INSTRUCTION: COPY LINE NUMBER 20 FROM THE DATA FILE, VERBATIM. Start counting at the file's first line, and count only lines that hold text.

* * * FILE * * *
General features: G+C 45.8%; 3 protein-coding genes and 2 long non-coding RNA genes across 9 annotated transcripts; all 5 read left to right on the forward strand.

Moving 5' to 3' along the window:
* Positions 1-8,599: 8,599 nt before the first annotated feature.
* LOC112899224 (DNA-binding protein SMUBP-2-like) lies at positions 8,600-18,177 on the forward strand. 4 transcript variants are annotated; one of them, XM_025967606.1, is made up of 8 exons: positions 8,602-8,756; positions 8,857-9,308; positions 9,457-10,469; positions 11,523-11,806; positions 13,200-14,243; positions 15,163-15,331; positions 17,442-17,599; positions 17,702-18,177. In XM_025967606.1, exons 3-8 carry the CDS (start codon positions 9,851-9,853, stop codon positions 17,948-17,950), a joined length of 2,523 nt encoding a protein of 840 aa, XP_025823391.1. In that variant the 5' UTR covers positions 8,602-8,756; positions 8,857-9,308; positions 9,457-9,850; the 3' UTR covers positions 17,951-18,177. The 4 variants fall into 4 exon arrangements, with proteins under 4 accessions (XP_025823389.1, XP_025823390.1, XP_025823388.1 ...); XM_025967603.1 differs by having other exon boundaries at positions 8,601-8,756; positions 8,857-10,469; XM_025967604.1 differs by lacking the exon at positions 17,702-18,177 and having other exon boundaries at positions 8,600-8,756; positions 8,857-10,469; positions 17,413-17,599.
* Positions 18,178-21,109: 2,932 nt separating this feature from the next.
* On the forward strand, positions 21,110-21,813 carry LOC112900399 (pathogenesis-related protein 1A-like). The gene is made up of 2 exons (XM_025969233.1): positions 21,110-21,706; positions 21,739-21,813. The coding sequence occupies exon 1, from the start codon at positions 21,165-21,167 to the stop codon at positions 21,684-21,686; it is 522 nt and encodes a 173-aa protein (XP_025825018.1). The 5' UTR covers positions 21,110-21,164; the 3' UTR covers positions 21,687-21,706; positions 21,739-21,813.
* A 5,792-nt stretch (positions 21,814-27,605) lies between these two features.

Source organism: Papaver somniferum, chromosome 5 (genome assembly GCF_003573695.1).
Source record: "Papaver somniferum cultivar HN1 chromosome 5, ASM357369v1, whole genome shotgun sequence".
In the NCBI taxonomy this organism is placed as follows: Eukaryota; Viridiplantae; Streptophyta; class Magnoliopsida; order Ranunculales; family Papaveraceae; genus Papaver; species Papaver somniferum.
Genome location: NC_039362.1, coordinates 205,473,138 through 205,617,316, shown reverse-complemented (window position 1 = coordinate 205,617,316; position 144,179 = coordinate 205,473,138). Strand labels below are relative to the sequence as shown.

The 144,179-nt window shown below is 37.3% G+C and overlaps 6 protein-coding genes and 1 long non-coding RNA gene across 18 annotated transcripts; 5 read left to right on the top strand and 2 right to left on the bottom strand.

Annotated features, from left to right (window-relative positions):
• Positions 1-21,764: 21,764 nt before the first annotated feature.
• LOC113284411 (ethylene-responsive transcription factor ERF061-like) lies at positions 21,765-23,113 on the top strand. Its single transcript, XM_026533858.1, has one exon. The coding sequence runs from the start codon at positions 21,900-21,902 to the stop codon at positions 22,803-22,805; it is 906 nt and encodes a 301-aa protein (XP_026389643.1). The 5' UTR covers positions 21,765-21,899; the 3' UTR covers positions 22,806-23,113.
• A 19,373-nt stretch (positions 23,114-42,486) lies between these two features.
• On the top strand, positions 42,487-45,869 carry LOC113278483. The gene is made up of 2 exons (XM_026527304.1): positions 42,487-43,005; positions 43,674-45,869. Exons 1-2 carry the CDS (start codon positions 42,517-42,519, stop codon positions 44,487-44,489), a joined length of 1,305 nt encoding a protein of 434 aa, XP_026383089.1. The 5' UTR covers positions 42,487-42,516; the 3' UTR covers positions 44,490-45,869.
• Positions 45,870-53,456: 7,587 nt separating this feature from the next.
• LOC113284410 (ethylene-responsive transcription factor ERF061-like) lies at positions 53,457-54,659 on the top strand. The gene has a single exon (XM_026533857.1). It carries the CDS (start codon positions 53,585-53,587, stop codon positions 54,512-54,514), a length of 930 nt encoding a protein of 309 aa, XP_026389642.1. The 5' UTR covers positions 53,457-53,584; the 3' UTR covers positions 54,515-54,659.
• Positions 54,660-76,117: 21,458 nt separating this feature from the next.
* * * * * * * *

• Positions 54,660-76,117: 21,458 nt separating this feature from the next.